In Europe, train travel is very common. Distances are shorter than in other continents and the reliability and comfort of the international train network means that rail travel is often a better option than going by air.
If you intend to travel to Spain, you should consider using the train. The railroad network is managed by a state-owned company, Renfe, and boasts more than 15,000km of tracks linking dozens of cities across the country.
In fact, travelling by train has many advantages compared to other means of transport, and with a little planning, you will be able to save a lot of money and time – meaning you can spend your holiday looking at beautiful monuments rather than being stuck in an airport terminal.
Although train tickets may seem expensive at first glance, there are many ways to save money. The best way is to plan your trip ahead of time, and buy your tickets soon after they go on sale 62 days before the travel day.
- Renfe offers two bonus fares that are only available on the internet: Web (50% to 70% discount from regular fares) and Estrella or Star (30% to 40% discount).
- You can get a 20% discount if you hold an International Youth Travel Card.
- If you are a senior (60+ years old) you can benefit from discounts of up to 40% depending on which days of the week you want to travel on. You need to buy a Tarjeta Dorada (Golden Card) at any train station in Spain and use it to purchase your tickets.
- Kids aged 4-14 receive a 40% discount.
Don’t wait around
Spanish trains are very punctual. You know when you’re going to leave and when you will arrive. I wish I could say the same for planes or for travelling by car – traffic is unpredictable and planes seem to be hit by delays more and more often. In my eight years in Spain, the AVE from Seville to Madrid has been late only once and it was because of major works on the railroad network. Plus, I got a full refund because the train arrived 43 minutes after the scheduled arrival time!
While it may seem faster to travel by air, train travel can actually be quicker if you look at the door-to-door journey time. By the time you get to and from the airport, check and collect your bag, go through security and get on and off the plane… that one-hour flight time has multiplied considerably.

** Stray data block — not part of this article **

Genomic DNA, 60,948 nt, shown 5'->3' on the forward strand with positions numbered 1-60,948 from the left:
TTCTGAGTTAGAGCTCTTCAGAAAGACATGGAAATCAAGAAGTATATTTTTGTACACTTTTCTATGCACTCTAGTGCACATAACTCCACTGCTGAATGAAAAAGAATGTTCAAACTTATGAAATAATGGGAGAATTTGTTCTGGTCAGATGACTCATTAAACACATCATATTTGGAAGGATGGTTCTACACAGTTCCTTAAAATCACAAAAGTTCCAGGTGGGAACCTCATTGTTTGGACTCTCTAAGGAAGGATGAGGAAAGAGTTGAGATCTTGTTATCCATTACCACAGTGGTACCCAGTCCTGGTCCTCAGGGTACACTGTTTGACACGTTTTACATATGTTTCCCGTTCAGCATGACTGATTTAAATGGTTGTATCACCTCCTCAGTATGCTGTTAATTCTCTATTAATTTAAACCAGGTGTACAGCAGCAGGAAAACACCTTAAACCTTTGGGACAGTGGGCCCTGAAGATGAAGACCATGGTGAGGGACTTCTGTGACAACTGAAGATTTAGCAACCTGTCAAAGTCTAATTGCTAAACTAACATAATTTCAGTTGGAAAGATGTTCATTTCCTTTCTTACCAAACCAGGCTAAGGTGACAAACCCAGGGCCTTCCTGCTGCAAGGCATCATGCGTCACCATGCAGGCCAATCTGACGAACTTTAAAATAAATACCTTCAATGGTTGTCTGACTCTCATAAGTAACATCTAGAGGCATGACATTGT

I’ve travelled several times from Seville to Madrid by plane. If everything goes perfectly, with no traffic or delays, it takes me at least one additional hour to get to my final destination using the plane compared to taking the train.
You don’t need to be at the station long before the train departs, 20 minutes will be enough. And security controls are very light; it will only take a minute to go through them.
Train vs car rental: what’s more convenient?
Apart from the traffic, travelling by car has three major inconveniences. The first is that driving can be exhausting. So by the time you get there, you may want to rest or some sights may already be already closed.
Secondly, the parking hassle. Most European (and especially Spanish) cities have old city centres that weren’t designed for cars so you need to know in advance where the parking lots are and how to get there. Plus, these parking lots are generally very expensive.
Finally, rental cars can be expensive: In addition to the hire fee, insurance costs and petrol prices, returning a rental car in a different city from the one you picked it up in can cost you a fortune.
In contrast, when travelling by train you’re not doing the work of navigating and driving, you can just enjoy the view. The train will usually deposit you in the city centre, not far from your accommodation, so you don’t have to find parking. And you know exactly how much you’ll be paying for your trip in advance, there’s no nasty extra charges.
A train is much more comfortable than a plane or a bus. It’s wider and safer so you can walk to stretch your legs or go to the cafeteria for a drink. Besides, if you book a sleeping train you can lie down to sleep — an option not available on very many planes or buses! Oh, and you can also talk on the phone at any time (but don’t bother your neighbours).
I have to confess that I’m a big fan of trains, and I use them both in Spain and abroad whenever I can. You can call me a romantic but it sometimes feels like travelling as the 19th century explorers did. And I’ve had great experiences sharing my time with locals.
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